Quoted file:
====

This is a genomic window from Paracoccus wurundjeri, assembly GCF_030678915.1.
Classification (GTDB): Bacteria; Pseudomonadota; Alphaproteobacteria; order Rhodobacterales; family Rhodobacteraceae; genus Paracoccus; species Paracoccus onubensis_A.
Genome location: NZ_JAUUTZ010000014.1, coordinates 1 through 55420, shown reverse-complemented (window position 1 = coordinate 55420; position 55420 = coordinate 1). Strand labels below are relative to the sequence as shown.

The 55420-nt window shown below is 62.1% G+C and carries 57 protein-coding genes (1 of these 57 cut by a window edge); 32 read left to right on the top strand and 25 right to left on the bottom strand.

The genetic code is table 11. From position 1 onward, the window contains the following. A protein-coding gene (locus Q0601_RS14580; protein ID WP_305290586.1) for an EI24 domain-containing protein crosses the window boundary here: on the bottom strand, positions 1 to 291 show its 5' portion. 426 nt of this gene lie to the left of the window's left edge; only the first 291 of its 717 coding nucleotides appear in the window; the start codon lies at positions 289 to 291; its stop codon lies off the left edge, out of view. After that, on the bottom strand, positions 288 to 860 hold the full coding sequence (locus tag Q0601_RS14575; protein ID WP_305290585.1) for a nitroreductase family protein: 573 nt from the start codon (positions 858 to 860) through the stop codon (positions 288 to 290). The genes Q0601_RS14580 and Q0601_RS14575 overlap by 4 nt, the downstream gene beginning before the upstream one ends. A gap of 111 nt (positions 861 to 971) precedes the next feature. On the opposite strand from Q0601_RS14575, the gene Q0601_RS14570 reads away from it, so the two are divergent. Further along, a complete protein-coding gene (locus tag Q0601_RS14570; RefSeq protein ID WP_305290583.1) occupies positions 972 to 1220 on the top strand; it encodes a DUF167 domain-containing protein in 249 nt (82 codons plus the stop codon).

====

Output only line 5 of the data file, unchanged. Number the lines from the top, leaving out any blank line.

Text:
The genetic code is table 11. From position 1 onward, the window contains the following. A protein-coding gene (locus Q0601_RS14580; protein ID WP_305290586.1) for an EI24 domain-containing protein crosses the window boundary here: on the bottom strand, positions 1 to 291 show its 5' portion. 426 nt of this gene lie to the left of the window's left edge; only the first 291 of its 717 coding nucleotides appear in the window; the start codon lies at positions 289 to 291; its stop codon lies off the left edge, out of view. After that, on the bottom strand, positions 288 to 860 hold the full coding sequence (locus tag Q0601_RS14575; protein ID WP_305290585.1) for a nitroreductase family protein: 573 nt from the start codon (positions 858 to 860) through the stop codon (positions 288 to 290). The genes Q0601_RS14580 and Q0601_RS14575 overlap by 4 nt, the downstream gene beginning before the upstream one ends. A gap of 111 nt (positions 861 to 971) precedes the next feature. On the opposite strand from Q0601_RS14575, the gene Q0601_RS14570 reads away from it, so the two are divergent. Further along, a complete protein-coding gene (locus tag Q0601_RS14570; RefSeq protein ID WP_305290583.1) occupies positions 972 to 1220 on the top strand; it encodes a DUF167 domain-containing protein in 249 nt (82 codons plus the stop codon).